Dunn and Horgas' (2000) small study of community dwelling elderly found that over 90% of the sample used prayer to cope with stress and identified prayer as the most commonly used therapeutic treatment modality. Ai, Dunkle, Peterson and Bolling's (1998) study of patients undergoing cardiac surgery found that two-thirds of patients reported using private prayer to cope; further, they were less depressed in the first month post-surgery. Postoperatively, patients who prayed had positive emotional health (Ai, Bolling, & Peterson, 2000). Finally, older hospitalized patients who used religious coping strategies (including prayer) had higher quality of life and lower depressive symptoms (Koenig, Pargament, & Nielsen, 1998).
Religious orientations and strategies are an especially prominent and robust component of the coping repertoires of African Americans who are more likely than their Whites to report their use in response to a variety of problems and contexts including health issues, caregiving burdens, chronic poverty, poor neighborhood conditions, structural exclusion and interpersonal and structural racism (Dilworth-Anderson et al., 2002; Dunn & Horgas, 2000; Krause, 1998). For instance, research on caregiving of elderly adult parents with dementia (Dilworth-Anderson et al., 2002) and research on caregiving of children with traumatic brain injury (Yeates et al., 2002) found that African Americans were more likely to utilize religious coping strategies that their White counterparts. Data from a comprehensive national study of older adults (Krause & Chatters, 2005) found that, across a variety of domains (e.g., substantive content, social context), African Americans had a more elaborate prayer life than did Whites, including higher rates of praying for guidance and for one's health. A number of studies (Dunn & Horgas, 2000; Mansfield, Mitchell, & King, 2002; McAuley, Pecchioni & Grant, 2000; Yeates et al., 2002) indicate that the use of prayer to cope with health concerns is especially prevalent among African Americans as compared to Whites.
Research specifically on African Americans indicates that religious coping is patterned by specific social status and other factors. Neighbors, Jackson, Bowman, and Gurin, (1983) found that prayer was used by 44% of African Americans who were coping with a serious personal problem. Prayer was mentioned more often than other coping strategies such as facing the problem squarely, doing something about the problem, keeping busy, or staying relaxed. Further, when asked to rate the effectiveness of these coping strategies respondents were more likely to indicate that prayer was the most helpful in terms of making the problem easier to bear. Ellison & Taylor (1996) conducted one of the most in-depth studies of prayer as a form of coping among African Americans. They found that religious coping is more prevalent among women, persons with lower levels of personal mastery, and those facing problems involving poor health and bereavement. Analyses of successive waves of panel data over a 15 year period from the National Survey of Black Americans (Taylor et al., 2004) indicate that private prayer or asking someone to pray on their behalf was the most utilized form of coping with personal problems; roughly 9 out of 10 respondents indicating this strategy in all 3 waves of data. Finally, two focus group studies reveal the importance of prayer in coping with the strains of daily life among a sample of community dwellers (Taylor et., 2004: Chapter 4) as well as among a rural population dealing with Type 2 Diabetes (Jones et al., 2006). In both focus group studies, prayer was viewed as being effective in reducing stress and easing worries about a particular problem.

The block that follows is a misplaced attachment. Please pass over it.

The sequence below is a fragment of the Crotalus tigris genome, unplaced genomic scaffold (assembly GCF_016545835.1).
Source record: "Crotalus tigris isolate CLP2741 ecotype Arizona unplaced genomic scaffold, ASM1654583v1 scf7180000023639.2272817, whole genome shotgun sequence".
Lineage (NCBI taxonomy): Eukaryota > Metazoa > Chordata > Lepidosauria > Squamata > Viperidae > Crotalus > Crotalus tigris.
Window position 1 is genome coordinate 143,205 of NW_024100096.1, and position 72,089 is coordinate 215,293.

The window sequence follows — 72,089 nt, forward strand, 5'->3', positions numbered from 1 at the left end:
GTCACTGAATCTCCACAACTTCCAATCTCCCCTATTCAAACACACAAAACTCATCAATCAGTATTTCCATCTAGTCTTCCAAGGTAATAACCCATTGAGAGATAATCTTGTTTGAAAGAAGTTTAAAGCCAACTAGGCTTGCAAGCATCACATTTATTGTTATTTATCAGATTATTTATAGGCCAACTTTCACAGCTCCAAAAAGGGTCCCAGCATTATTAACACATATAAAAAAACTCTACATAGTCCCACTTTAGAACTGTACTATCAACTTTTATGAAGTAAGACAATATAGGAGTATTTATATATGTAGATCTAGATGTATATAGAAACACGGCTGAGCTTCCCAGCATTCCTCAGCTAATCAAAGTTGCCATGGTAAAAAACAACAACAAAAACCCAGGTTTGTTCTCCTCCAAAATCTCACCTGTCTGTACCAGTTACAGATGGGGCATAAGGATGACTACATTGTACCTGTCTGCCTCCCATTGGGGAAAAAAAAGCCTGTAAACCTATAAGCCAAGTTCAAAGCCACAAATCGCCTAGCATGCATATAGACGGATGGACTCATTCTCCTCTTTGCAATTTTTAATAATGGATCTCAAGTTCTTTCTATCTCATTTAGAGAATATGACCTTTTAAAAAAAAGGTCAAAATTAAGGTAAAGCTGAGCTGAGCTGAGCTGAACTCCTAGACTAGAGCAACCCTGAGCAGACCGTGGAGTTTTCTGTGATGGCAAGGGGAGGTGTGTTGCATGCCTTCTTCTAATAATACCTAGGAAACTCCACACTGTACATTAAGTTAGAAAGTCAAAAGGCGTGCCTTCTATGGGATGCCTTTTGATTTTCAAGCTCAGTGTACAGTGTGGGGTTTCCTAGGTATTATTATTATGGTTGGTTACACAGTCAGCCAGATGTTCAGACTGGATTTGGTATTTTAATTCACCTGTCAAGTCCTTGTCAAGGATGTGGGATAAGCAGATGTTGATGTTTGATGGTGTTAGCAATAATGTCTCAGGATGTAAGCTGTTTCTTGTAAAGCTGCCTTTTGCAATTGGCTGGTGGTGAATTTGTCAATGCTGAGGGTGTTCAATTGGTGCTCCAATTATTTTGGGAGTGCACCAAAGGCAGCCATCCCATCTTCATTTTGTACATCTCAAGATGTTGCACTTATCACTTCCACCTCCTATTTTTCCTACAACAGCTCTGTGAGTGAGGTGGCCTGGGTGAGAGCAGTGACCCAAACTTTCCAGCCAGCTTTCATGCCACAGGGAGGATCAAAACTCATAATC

Research on African American samples verifies that religious coping is an important and frequently used strategy to handle various types of problematic life situations (Taylor et al., 2004). Additionally, important within group differences indicate that older adults, women, and persons of lower socioeconomic position are more likely than their counterparts to use these religious coping strategies and resources. However, one source of within group variability within the African American population still remains unexplored—that of ethnicity. It is a little-recognized fact that ethnic diversity within the African American population has grown substantially over the past several decades (Logan & Deane, 2003). However, because race and ethnicity have been traditionally viewed as interchangeable in the U.S., the issue of ethnic heterogeneity within the Black racial category has been largely ignored (Waters, 1999). Common use of the broad term, “African American,” effectively obscures the presence of ethnically defined sub-groups, such as Caribbean Blacks, within this population. African Americans and Caribbean Blacks, however, are distinctive from one another (Logan & Deane, 2003), particularly in relation to their demographic and economic profiles (e.g., educational attainment, wealth accumulation, income). Unfortunately, available information on Caribbean Blacks and religious participation is extremely limited.